Outcomes Associated With Inflammatory Arthritis Diagnosis Before, During, and After Pregnancy

Gynecologist with digital tablet comforting pregnant patient
Peri-partum complications in RA/PsA patients do not significantly increase in patients with good disease control.

In a cohort of women with rheumatoid arthritis (RA) and psoriatic arthritis (PsA), the effect of their conditions considerably varied before, during, and after pregnancy, thereby emphasizing the importance of patients and clinicians working together for informed decision making at all stages, according to findings published in Scientific Reports.

Given the concerns faced by childbearing women with RA or PsA, the study investigators had the following objectives: (1) to better understand fertility within this population; (2) to describe their peripartum periods in terms of preconception counseling, time to pregnancy, requirement for infertility treatment, unplanned/planned pregnancy, number of pregnancies prior to and after inflammatory arthritis (IA) diagnosis, pregnancy outcomes, disease activity during and after pregnancy, type of delivery and breastfeeding; (3) to better understand choices made regarding RA/PsA medications; and (4) to better understand fetal and maternal outcomes in terms of neonatal, labor, and delivery complications. To this end, investigators conducted a retrospective survey-based evaluation of the peripartum period in patients with RA/PsA participating in the Rheumatoid Arthritis Pharmacovigilance Program and Outcomes Research in Therapeutics prospective cohort in northern Alberta, Canada, which is a prospective inception cohort of IA patients on biologics, ongoing since 2004.

Of the 162 patients completing the survey, 234 pregnancies occurred among 103 patients, with 164 pregnancies occurring before RA/PsA diagnosis and 70 occurring after diagnosis. Outcomes included 1.9% stillbirths, 15% therapeutic abortions, 23% miscarriages, and 96% live births. Some 33% of the participants had fewer children than desired due to RA/PsA disease activity (14/34), RA/PsA medications (15/34), social reasons (5/34), infertility (5/34), and other comorbidities (5/34).

Among the 63 pregnancies occurring after diagnosis (and excluding those ending in therapeutic abortion), 49% obtained preconception counseling. In terms of disease control, discontinuing medication, and complications — including gestational diabetes, preeclampsia/eclampsia, pregnancy-induced hypertension, placental abruption, multiple pregnancies, intrauterine growth restriction, disease flares, and hospitalizations — no statistically significant differences were found between those receiving preconception counseling (31/63) vs those who did not (32/63).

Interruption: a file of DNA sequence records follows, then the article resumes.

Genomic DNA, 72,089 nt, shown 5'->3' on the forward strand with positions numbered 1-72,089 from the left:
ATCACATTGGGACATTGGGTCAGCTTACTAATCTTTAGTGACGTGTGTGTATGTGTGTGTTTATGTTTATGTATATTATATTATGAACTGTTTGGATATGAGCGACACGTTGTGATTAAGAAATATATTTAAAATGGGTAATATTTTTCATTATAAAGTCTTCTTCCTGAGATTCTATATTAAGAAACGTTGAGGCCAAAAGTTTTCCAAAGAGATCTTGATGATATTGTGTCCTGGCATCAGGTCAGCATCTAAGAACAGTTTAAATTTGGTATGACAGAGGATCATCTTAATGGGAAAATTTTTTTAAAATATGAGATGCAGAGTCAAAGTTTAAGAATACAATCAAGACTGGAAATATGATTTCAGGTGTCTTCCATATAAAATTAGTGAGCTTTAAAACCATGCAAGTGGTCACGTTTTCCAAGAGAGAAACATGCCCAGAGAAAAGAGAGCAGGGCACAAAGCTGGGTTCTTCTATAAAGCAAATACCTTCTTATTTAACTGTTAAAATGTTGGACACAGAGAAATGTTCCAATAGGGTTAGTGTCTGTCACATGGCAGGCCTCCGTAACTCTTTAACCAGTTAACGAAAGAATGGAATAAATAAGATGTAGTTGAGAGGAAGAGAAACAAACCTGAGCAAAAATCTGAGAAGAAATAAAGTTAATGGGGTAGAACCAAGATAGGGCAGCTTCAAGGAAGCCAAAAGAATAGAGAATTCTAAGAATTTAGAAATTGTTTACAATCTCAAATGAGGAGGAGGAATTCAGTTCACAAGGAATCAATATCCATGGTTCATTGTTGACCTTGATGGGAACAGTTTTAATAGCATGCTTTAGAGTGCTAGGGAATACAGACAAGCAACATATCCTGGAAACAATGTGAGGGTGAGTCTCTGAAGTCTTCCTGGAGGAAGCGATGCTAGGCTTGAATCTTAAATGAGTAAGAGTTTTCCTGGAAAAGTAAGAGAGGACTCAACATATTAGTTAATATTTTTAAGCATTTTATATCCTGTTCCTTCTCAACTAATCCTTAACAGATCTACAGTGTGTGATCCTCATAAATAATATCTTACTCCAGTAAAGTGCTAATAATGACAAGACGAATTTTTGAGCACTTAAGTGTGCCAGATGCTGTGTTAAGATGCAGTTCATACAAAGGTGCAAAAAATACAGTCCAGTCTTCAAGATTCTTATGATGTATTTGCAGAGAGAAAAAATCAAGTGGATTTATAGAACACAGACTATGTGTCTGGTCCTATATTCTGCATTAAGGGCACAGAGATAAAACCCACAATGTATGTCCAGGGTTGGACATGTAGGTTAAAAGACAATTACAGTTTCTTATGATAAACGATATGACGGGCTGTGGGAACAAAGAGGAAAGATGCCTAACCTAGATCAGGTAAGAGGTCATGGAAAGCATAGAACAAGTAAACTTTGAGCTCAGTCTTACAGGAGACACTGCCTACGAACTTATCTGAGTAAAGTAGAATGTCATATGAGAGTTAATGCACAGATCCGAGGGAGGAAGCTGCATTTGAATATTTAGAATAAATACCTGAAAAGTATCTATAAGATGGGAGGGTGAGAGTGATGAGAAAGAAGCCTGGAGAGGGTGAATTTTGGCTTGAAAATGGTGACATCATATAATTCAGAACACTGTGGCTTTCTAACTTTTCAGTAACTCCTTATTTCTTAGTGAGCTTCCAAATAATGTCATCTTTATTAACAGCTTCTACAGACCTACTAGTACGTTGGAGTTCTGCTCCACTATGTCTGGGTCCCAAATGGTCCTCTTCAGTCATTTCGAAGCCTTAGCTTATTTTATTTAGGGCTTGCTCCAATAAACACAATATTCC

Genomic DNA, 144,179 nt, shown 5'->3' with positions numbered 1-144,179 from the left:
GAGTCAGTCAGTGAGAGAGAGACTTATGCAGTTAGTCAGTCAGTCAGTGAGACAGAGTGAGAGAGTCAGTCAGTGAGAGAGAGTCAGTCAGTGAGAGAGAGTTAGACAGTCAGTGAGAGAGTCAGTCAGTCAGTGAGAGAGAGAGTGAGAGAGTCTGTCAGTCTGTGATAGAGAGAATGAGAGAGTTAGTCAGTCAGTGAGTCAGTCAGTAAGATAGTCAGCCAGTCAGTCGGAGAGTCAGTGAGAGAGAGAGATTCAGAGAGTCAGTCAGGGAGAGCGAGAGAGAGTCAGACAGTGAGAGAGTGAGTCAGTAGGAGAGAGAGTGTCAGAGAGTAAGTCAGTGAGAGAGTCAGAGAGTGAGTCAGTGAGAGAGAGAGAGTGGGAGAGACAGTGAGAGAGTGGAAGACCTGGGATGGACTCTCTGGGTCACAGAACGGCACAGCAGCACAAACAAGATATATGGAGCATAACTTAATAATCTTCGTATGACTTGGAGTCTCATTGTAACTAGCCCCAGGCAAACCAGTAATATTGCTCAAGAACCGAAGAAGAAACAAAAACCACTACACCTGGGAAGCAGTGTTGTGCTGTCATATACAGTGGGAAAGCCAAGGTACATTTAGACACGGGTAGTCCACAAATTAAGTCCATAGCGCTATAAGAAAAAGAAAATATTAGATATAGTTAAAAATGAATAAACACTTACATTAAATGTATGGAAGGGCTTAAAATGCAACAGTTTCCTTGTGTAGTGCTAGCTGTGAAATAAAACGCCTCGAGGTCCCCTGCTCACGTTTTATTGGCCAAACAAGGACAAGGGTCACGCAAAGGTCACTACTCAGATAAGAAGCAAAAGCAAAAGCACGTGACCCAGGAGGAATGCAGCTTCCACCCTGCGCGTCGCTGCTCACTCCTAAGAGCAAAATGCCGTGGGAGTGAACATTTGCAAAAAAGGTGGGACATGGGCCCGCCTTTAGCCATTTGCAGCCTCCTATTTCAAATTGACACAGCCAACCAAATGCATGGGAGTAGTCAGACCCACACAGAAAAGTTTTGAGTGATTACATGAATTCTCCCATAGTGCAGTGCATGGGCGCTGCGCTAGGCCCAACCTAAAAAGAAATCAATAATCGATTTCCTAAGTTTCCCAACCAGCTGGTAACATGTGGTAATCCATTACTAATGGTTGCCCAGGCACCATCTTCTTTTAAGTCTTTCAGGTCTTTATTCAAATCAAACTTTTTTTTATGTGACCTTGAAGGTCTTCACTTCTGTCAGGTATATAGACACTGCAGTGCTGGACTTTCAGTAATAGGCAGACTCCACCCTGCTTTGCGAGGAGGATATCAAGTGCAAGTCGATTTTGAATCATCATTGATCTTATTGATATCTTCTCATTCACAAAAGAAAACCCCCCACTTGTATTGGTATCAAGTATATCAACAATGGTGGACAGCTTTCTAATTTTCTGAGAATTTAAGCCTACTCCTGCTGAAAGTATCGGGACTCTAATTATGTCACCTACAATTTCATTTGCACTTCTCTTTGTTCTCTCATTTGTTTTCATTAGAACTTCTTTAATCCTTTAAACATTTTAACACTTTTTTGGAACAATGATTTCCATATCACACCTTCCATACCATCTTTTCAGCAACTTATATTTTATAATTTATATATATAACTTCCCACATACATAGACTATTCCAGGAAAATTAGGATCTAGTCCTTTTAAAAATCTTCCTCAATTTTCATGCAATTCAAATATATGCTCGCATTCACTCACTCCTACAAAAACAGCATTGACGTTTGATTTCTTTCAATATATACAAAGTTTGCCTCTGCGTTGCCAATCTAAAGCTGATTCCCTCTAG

Although 65% (41/63) of pregnancies occurring after diagnosis described good disease control during pregnancy, 73.7% (28/38) experienced disease flares in the first 3 months postpartum (19/28, 67.9%). IA medications were discontinued in 79% of pregnancies, and 35% (22/63) of pregnancies occurred while patients were on biologics at or prior to conception. Five patients continued biologic therapy for all or part of their pregnancies (3/5 with complications: ectopic pregnancy, flare, intrauterine growth restriction, multiple birth).

Gestational age at time of delivery was 37 to 40 weeks in 66% (83/126) of prearthritis vs 58% (33/57) of postarthritis pregnancies. Comparing pregnancies before RA/PsA diagnosis with those after diagnosis, no statistically significant differences were found for fertility treatment, pregnancy planning, neonatal complications, birth defect frequency, or pregnancy and labor/delivery complications. Neonatal ICU admissions were significantly lower in prearthritis pregnancies compared with postarthritis pregnancies. No pregnancy complications were seen in 24 of 54 pregnancies in women on medications compared with 6 of 9 pregnancies in women not on medications.

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Study investigators concluded that these findings show “peri-partum complications in RA/PsA patients do not significantly increase in patients with good disease control; however, neonatal ICU admissions are increased in women with RA/PsA revealing the importance of decision-making before, during and after pregnancy. Most patients discontinued RA/PsA medication during pregnancy and…only a minority of patients continued biologics during pregnancy…. Therefore, providing patients with medication and disease information is essential to ensure that patients make informed and educated reproductive decisions.”


Dissanayake TD, Maksymowych WP, Keeling SO. Peripartum issues in the inflammatory arthritis patient: A survey of the RAPPORT registry. Sci Rep. 2020;10(1):3733.